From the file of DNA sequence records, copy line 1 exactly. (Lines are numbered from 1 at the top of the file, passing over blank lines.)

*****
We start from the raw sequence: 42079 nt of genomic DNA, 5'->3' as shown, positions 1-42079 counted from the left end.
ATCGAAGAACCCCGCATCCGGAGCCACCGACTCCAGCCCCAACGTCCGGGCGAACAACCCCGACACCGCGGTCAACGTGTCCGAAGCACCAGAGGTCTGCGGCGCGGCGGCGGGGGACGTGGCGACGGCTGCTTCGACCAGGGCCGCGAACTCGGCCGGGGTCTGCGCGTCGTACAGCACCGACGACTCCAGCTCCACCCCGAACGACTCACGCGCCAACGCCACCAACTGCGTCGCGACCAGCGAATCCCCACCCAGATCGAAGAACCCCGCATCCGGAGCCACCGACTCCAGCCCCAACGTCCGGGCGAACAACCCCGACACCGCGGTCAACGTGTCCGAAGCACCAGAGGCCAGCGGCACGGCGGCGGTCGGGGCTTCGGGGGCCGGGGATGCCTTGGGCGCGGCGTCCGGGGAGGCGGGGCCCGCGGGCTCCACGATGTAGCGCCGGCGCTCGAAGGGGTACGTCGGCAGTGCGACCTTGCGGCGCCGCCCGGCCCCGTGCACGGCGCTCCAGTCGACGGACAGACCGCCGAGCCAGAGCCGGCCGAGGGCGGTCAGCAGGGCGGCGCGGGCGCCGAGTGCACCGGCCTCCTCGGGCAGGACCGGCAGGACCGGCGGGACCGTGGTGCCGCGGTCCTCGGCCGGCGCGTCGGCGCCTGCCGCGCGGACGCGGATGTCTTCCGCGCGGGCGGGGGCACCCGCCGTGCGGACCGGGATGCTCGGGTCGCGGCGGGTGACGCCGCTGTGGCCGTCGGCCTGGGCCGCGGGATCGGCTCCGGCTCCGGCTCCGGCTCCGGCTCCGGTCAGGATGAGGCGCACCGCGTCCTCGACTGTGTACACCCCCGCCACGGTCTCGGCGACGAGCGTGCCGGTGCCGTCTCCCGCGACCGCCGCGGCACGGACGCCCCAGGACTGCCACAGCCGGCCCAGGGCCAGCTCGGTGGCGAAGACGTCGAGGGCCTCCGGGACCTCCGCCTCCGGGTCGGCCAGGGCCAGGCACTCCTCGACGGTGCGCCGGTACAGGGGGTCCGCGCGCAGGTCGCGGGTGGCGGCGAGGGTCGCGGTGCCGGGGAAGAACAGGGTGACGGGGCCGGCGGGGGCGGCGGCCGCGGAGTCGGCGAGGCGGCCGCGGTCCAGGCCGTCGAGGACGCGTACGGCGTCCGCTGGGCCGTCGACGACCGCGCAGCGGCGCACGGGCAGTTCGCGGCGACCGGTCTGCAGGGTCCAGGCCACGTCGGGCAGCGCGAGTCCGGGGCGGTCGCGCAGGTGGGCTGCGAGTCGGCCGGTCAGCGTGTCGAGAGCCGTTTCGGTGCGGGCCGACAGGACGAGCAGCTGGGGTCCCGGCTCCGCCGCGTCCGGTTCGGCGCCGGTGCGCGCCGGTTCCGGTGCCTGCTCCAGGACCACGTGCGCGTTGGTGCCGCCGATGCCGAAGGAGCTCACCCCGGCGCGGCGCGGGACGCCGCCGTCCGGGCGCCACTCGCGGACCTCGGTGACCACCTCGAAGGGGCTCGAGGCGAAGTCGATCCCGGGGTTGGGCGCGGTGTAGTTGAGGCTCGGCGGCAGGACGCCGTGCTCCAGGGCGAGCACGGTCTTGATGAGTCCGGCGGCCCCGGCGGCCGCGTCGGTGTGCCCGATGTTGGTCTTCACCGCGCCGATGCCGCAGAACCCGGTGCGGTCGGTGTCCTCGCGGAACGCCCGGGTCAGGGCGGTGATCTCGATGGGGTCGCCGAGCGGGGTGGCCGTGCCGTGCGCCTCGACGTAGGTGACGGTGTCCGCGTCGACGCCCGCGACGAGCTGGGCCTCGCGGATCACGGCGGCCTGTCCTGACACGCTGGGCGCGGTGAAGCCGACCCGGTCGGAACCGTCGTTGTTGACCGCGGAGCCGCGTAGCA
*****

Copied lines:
We start from the raw sequence: 42079 nt of genomic DNA, 5'->3' as shown, positions 1-42079 counted from the left end.